So, what is a freediving competition like?

You will never know unless you have a go, or someone writes a blog in the hope that you get curious and register for the next one!

Competition: Melbourne Freedivers Club Winter Championships 2023

Date: May 5th – 7th

Day One: Friday 5th Dynamics of choice (Aida Ranking)

Day Two: Saturday 6th: Dynamics of choice (Aida Ranking)

Day Three: Sunday 7th: Statics

Venue: Melbourne Sports and Aquatic Centre (MSAC)

Let’s go…as soon as I heard Melbourne Freedivers Club was hosting a competition, I knew I had to enter. A weekend of all things freediving – yes please! In my case it had been 5 years since my last competition and previous competitions were a long time before that…so I was feeling some nerves along with excitement.

We always imagine we need to train more, have better equipment and higher PB’s [Personal Bests], perhaps we worry that we will embarrass ourselves. Not to worry, as all freediving competitors will happily tell you, you compete only with yourself in freediving. In truth, we each improve as we compete alongside each other. In competition we learn about ourselves as we stretch our physical and mental limits in a safe and supportive environment; surrounded by trained safety divers, judges, and paramedics.

I was reminded of how different environments (mainly pool depth and water temperature) can affect relaxation and performance, but it is good practice to try different pools and not to become too attached to your regular training environment.  In saying that the venue was amazing and we were spoilt with first class facilities. In 2022 MSAC hosted the FINA World Swimming Championships! The dynamic events over Day One and Day Two were in the 50m indoor pool. It is not always possible for freeedivers to train in a 50m pool so it can be a psychological shift to compete in one, but in general most of us found it an upside to have less turns and longer lengths to get into flow in our dynamics.

TruDive were the major sponsors for the competition and very generously supplied wetsuits for each of the safety divers and prizes for the top 3 men and women overall. SplashBro also kindly donated multiple colourful, low-volume freediving masks for several spot prizes.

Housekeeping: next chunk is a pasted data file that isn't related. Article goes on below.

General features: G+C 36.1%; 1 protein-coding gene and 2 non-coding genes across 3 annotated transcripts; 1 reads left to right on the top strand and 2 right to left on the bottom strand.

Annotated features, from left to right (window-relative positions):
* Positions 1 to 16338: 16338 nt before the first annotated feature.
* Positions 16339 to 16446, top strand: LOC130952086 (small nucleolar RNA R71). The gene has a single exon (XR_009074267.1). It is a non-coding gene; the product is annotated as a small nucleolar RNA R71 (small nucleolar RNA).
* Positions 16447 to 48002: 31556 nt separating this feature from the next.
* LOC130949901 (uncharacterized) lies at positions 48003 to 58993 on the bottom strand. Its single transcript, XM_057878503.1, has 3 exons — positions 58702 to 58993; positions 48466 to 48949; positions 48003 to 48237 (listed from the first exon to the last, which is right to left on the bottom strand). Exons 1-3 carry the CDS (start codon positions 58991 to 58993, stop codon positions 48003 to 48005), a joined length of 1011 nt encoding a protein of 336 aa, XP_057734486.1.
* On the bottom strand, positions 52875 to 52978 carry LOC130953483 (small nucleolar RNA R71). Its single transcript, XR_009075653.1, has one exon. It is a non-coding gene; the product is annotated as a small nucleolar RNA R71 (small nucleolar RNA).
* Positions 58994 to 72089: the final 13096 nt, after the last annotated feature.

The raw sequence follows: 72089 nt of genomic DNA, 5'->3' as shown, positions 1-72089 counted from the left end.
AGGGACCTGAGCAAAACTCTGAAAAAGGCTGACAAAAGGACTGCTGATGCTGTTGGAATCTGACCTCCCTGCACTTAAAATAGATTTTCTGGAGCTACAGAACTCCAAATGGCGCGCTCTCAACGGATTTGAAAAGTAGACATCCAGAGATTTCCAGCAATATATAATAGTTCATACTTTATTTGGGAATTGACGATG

The main differences between competitive and recreational freediving are understanding how to nominate your anticipated performance (the day before), checking in with the judges one hour before your performance, warming up appropriately so you take your final breath at your allocated OT [Official Top], dealing with competition jitters [can be a challenge to keep that heart rate down!] and most importantly being conservative enough in your attempt to manage SP [Safety Protocol] within the 15 seconds to gain the ultimate white card. It can be a lot to navigate and for this reason many free divers performances at competition are below their training PB’s.  There were many incredible performances over the 3-day competition and the 14 competitors were a mix of first-time competitors, seasoned international athletes, free dive instructors and everything in between.  There was a lot of flexibility with athletes choosing to compete in 1, 2 or 3 events. This was absolutely a great entry competition that catered to all levels.

Men’s Top 3 Overall Standings: 

  1. Jarrod Briffa 269 Points
  2. Scott Walker 226 Points
  3. Brenton Loh 189 Points

Jarrod Briffa was convincingly the overall men’s winner with 3 very strong performances. He displayed very efficient technique and is clearly a seasoned competitive freediver. His DYN (monofin) was 217m, DYNBF 189m and STA 5:30. Perhaps most impressive was the fact that Jarrod was one of the main organisers of this competition and continued to help coach other athletes over the 3 days as he balanced performing at an elite level and receiving 3 white cards. No mean feat! 

Scott Walker placed 2nd [representing New Zealand but a long-time resident and member of Melbourne Freedivers Club] and showed his competition experience with clean and impressive performances across all 3 disciplines. Scott did DYN 170m (mono) and DYNBF (157m) and STA 5:17. 

Brenton Loh won the bronze medal looking solid across all 3 disciplines DYNBF 137m, DNF 100m and STA 4:38. Brenton even managed some PBs, which is particularly inspiring as it was his first individual competition and he also helped organise the competition. Pretty sure Brenton has plenty more in the tank!